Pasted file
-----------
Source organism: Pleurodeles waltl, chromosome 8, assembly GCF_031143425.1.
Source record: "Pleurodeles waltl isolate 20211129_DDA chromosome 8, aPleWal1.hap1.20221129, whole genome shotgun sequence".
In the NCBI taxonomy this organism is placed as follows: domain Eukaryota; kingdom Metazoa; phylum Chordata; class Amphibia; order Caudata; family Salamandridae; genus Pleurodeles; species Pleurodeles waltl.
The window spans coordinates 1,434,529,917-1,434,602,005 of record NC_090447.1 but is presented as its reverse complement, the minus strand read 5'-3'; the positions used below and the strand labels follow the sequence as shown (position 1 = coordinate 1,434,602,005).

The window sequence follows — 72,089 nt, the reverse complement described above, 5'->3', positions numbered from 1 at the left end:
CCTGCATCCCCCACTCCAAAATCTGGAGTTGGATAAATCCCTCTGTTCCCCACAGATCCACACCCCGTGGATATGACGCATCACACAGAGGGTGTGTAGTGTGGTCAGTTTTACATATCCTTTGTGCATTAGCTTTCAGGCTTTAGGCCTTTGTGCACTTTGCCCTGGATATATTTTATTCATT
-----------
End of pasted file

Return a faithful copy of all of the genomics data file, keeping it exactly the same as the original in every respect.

Source organism: Pleurodeles waltl, chromosome 8, assembly GCF_031143425.1.
Source record: "Pleurodeles waltl isolate 20211129_DDA chromosome 8, aPleWal1.hap1.20221129, whole genome shotgun sequence".
In the NCBI taxonomy this organism is placed as follows: domain Eukaryota; kingdom Metazoa; phylum Chordata; class Amphibia; order Caudata; family Salamandridae; genus Pleurodeles; species Pleurodeles waltl.
The window spans coordinates 1,434,529,917-1,434,602,005 of record NC_090447.1 but is presented as its reverse complement, the minus strand read 5'-3'; the positions used below and the strand labels follow the sequence as shown (position 1 = coordinate 1,434,602,005).

The window sequence follows — 72,089 nt, the reverse complement described above, 5'->3', positions numbered from 1 at the left end:
CCTGCATCCCCCACTCCAAAATCTGGAGTTGGATAAATCCCTCTGTTCCCCACAGATCCACACCCCGTGGATATGACGCATCACACAGAGGGTGTGTAGTGTGGTCAGTTTTACATATCCTTTGTGCATTAGCTTTCAGGCTTTAGGCCTTTGTGCACTTTGCCCTGGATATATTTTATTCATT